Drug use revealed in water

April 06, 2018

Methylamphetamine use is more common in regional areas than cities, a new report on wastewater has found.

The Australian Criminal Intelligence Commission released the fourth report of the National Wastewater Drug Monitoring Program yesterday.

‘‘It is highly concerning to see methylamphetamine consumption on the rise in regional sites in Victoria,’’ Law Enforcement and Cyber Security Minister Angus Taylor said.

‘‘This destructive drug is having a terrible impact not only on users, but on families, first responders, health practitioners and the community more broadly.’’

The program, which provides a picture of changing trends in the consumption of methylamphetamine and 11 other drugs, also found illicit drug use was on the rise across Australia.

‘‘We estimate that over 8.3tonnes of methylamphetamine is consumed in Australia each year, as well as over three tonnes of cocaine, 1.2tonnes of MDMA and 700kg of heroin,’’ Mr Phelan said.

The manager of a drug and alcohol rehabilitation facility in Shepparton said his experiences in Shepparton aligned with the findings.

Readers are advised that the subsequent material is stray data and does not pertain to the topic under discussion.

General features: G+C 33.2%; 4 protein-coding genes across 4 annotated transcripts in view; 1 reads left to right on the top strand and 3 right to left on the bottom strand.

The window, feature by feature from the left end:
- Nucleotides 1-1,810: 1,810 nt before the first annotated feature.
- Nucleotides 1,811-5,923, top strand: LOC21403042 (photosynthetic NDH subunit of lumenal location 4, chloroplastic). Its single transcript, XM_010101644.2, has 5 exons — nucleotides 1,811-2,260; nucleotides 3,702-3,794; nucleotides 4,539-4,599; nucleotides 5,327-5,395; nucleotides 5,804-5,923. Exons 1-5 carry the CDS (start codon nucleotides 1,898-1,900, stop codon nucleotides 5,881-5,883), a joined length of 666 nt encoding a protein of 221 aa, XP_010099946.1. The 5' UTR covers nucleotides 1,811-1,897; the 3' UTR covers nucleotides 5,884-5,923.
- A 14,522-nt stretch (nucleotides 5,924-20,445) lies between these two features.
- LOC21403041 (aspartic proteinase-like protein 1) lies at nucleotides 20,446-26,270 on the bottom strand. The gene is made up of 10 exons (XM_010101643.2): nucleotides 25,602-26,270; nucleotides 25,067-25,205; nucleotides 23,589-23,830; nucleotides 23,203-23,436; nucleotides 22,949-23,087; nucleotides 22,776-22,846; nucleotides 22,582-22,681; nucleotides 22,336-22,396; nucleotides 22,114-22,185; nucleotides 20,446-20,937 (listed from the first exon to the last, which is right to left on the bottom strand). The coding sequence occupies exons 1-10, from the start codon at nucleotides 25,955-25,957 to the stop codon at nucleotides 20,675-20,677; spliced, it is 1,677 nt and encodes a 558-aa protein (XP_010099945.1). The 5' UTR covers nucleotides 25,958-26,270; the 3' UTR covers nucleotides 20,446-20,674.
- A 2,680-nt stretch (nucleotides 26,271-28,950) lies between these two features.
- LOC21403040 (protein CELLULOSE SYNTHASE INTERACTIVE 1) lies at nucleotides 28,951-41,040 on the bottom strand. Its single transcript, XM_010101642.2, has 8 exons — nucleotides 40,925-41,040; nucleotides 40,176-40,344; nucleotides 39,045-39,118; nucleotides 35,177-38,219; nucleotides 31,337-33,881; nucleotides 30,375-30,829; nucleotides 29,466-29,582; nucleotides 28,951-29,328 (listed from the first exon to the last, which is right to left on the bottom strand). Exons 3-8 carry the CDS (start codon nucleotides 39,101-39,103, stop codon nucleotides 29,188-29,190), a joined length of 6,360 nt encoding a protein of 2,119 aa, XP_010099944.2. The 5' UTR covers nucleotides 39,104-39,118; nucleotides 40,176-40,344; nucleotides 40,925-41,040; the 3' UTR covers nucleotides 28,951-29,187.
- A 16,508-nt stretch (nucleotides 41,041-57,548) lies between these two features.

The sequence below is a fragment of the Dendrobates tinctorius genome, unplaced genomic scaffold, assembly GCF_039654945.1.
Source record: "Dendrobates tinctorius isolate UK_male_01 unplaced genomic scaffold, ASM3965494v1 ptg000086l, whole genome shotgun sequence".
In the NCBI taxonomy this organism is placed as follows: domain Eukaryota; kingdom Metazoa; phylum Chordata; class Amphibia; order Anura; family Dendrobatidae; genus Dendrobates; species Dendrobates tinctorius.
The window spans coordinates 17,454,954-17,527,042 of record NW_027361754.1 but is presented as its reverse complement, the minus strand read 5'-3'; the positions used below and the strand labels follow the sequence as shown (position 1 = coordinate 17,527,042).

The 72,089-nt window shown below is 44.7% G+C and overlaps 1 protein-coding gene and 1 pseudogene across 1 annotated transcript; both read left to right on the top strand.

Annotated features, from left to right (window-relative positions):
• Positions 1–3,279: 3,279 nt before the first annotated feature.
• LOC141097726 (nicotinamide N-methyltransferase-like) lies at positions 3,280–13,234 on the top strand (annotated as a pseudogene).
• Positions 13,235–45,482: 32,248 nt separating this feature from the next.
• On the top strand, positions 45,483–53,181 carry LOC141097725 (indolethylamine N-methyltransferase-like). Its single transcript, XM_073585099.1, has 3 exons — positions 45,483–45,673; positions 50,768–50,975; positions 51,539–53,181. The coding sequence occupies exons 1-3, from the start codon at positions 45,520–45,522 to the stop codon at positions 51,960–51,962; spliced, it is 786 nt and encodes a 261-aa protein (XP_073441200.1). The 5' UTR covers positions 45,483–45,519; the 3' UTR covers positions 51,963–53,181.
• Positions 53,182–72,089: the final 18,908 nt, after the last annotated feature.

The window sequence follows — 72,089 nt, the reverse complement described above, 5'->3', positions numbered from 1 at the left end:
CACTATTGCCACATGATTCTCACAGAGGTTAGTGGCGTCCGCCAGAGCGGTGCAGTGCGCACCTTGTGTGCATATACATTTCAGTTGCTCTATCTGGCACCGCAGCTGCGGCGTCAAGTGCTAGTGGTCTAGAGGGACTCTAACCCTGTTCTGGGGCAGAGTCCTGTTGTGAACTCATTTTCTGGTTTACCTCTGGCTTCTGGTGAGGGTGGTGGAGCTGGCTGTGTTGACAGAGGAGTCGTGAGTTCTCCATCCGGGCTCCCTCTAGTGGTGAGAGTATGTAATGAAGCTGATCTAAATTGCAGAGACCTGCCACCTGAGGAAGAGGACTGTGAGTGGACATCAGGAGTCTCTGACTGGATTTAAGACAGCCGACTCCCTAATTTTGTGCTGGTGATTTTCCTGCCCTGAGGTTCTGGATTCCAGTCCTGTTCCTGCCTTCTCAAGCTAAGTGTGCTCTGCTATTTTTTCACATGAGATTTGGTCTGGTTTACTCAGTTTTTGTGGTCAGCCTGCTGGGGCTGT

‘‘Methylamphetamine has hit rural areas harder; in the city heroin is more prevalent,’’ The Cottage’s manager Joshua Simm said.

Victoria also recorded the highest regional consumption of oxycodone of any state or territory.

Oxycodone is a legal opioid available by prescription, but is bought and sold illegally.

‘‘Oxycodone is definitely something that people can become addicted too as well as other prescription medication,’’ Mr Simm said.

Of the 12 substances the program monitored this time, alcohol and nicotine remained the most common.

For this report, samples were collected during October and December last year, covering 12 substances.

Some 45 wastewater sites were monitored nationally in December last year, covering 54.3 per cent of Australia’s population — about 12.7million people.

Primary Care Connect was contacted for comment.

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